Message from the Chief Commissioner

Crime Prevention & Community Safety

Major events

Release date: Mon 27 August 2007

Last updated: Mon 23 December 2013

Everyday Australians attend public events organised by individuals, businesses or community organisations. Major public events can include music festivals, markets, sporting events, street parades, dance parties, rallies, concerts and other community celebrations. 

Going to a major event should be safe and fun. Whether you are staying for a few hours or all weekend, you will need to plan ahead and keep safe. There are some simple precautions that will make your day or night easier and safer.

Be alert

At an event use your actions to make it clear that you are alert, confident and not alone.

Be prepared

Planning ahead will make your time more enjoyable and will help prepare you for any surprises. Tell someone where you are going and what time you will return so they will know if something unexpected has happened.

At the event, find out where first aid, security or police assistance is located. Do not take too many belongings and bags with you, and find out what you can take into the event in advance.

Know your way

Getting to, from and around a major event can be confusing when there are large crowds, closed roads and special public transport timetables. When you arrive, work out the basics on how to get around, and look out for any maps or guides that will help.

Park somewhere safe

If you are driving, make sure you know where you can park. Car parks that are supervised or patrolled by security are the best option, in particular if you have to return to your car late at night. Avoid parking in isolated or unlit locations, and try to arrange to walk back to your car with a friend.

Arranging a car pool with a designated driver is a good, safe option and will save you time and money.

Plan your trip

If you are catching public transport find out when the last train, bus or tram leaves so you are not stranded without a ride. Keep a copy of the timetable so you can arrive at the station close to the departure time. Travel in a group, do not isolate yourself and be aware of safety precautions at the station.

If you are catching a taxi, sit in the back and travel with friends. Make it clear where you want to go and the way you would like to get there. If you think you are not going in the right direction and you do not feel safe, insist on being taken somewhere safe or well-populated and finish the trip.

Stay in control

  • Give yourself enough time to get in and out of where you want to be so you do not have to rush or push through the crowd.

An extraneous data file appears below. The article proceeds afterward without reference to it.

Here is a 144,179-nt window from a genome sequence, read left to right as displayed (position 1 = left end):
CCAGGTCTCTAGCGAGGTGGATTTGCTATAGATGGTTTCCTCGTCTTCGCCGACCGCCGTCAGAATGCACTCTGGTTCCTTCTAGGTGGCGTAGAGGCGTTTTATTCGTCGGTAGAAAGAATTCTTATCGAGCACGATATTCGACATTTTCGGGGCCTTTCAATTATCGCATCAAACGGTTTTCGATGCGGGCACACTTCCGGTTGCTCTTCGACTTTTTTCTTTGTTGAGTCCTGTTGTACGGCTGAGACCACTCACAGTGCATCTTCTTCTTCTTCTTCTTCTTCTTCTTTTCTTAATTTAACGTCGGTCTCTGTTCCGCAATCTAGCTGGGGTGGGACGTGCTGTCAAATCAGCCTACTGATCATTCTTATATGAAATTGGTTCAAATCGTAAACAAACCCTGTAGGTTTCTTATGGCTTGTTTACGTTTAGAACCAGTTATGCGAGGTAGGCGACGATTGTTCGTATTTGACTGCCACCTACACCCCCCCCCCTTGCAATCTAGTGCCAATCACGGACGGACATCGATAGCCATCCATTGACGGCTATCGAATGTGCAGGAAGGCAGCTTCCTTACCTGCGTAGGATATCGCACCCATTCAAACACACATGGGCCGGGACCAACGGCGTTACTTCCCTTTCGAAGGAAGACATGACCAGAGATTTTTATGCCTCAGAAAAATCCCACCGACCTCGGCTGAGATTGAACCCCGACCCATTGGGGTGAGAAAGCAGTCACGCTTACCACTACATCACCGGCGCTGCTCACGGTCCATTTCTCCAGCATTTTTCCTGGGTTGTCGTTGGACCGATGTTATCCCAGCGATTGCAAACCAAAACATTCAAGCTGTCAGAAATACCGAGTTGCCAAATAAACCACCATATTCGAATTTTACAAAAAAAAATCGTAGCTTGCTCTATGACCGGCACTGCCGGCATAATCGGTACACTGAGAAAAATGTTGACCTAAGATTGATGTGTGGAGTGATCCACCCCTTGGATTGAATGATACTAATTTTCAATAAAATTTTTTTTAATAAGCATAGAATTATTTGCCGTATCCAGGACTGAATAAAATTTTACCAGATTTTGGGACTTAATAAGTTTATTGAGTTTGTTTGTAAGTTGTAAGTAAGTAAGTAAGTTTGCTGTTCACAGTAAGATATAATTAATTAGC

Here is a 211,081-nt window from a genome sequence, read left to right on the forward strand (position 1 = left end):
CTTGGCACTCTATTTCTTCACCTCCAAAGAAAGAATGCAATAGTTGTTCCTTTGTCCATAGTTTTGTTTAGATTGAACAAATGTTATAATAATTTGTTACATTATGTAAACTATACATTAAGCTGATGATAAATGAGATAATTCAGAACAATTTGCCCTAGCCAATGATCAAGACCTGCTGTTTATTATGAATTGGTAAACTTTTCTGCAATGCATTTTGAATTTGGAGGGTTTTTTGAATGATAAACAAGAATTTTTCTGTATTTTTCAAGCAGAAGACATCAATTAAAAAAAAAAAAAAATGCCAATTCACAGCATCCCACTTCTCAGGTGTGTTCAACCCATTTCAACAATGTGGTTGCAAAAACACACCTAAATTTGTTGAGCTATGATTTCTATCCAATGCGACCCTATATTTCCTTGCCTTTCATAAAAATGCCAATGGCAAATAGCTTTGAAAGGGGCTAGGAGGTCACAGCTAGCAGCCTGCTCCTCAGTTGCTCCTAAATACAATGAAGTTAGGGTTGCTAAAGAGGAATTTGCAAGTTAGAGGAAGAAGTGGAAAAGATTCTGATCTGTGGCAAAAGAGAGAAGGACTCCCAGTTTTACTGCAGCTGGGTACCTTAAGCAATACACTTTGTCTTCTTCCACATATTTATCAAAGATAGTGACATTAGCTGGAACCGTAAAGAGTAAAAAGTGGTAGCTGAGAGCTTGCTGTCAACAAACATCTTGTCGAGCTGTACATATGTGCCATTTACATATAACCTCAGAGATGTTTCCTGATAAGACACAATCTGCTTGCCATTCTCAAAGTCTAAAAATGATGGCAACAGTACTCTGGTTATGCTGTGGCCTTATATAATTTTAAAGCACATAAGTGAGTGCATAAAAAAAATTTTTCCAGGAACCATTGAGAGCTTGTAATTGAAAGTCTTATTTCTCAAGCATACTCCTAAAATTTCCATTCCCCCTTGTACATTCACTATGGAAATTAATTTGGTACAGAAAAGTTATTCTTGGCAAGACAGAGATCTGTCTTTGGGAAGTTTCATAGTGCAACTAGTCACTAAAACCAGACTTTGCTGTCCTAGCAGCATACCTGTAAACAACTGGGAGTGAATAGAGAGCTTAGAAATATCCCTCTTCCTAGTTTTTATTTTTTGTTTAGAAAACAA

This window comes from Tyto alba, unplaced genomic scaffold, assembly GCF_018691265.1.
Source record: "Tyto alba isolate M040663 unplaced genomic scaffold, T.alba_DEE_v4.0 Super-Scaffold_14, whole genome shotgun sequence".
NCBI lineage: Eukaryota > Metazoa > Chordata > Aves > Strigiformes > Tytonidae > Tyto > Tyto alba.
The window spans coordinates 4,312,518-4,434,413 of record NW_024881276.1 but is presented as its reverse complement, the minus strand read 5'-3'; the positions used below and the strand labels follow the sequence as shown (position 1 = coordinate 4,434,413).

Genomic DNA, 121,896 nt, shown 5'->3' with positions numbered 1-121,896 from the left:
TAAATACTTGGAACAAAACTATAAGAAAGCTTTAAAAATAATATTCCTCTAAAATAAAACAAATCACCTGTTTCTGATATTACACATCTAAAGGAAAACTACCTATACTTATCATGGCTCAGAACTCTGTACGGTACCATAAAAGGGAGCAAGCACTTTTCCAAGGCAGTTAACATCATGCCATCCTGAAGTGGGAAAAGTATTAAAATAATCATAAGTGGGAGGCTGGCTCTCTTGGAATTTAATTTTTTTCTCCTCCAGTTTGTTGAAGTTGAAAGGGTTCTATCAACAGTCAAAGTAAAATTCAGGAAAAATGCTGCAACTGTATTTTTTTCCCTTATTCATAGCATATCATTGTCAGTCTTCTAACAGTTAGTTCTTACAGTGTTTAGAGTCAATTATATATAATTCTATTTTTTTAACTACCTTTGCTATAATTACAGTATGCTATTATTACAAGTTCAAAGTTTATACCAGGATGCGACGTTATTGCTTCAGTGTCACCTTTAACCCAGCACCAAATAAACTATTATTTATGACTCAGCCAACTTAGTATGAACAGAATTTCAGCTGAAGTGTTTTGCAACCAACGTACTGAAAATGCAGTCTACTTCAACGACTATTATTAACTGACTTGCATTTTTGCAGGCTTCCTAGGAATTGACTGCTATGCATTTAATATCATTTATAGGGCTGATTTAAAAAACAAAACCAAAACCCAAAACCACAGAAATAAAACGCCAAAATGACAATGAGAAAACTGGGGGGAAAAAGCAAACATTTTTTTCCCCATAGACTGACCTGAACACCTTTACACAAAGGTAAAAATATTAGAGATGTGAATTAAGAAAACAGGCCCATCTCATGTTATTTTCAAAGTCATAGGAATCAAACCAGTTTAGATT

• Drink plenty of water and make sure you have enough food so you feel alert and well.
  • Always buy your own drink and do not let the drink out of your sight, preventing drink spiking.
  • Only use alcohol in moderation and stay with someone you trust if you start to feel ill or threatened.

Keep your valuables out of reach

Never leave your valuables unattended or unsecured. This includes leaving car keys hidden on the car or your bag concealed somewhere at the event site. Do not make yourself an easy target by leaving valuable items in a parked car.

Look out for lockers, a cloak room or other secure places to leave your bags at an event. If you have to temporarily leave your belongings, group them together and get someone to stand guard.

Stay with your group

Offenders target people who appear vulnerable. It is safer to attend a large event with a group of family or friends. This means you can watch out for each other in large crowds and you will actually be, and appear less vulnerable.

If you are travelling alone to the event, make sure you have a designated time and place to meet up with your group and a way of contacting each other if something goes wrong.

Planning a major event

Anyone managing an event will need to plan and prepare well in advance. There are a number of good resources with detailed information and advice about major event planning. Make sure you are well-equipped and prepared and you will dramatically reduce the risk of crime occurring during your event.

If you are involved with organising a major event, it is likely that you will need to liaise with police, emergency services and local authorities about issues such as licensing, first aid and crowd control. Legal advice on appropriate regulations, licences and permits for the event may also be necessary.

Police involvement

The most effective events have good cooperation between security firms, venue owners, promoters and police. Victoria Police may be involved with many issues relating to major events, such as:

  • Crowd control
  • Protective security
  • Motorcade and motorcycle escorts
  • Services for visiting dignitaries
  • Road closures
  • Perimeter security
  • Monitoring of alcohol, drugs and offensive weapons
  • Traffic management.
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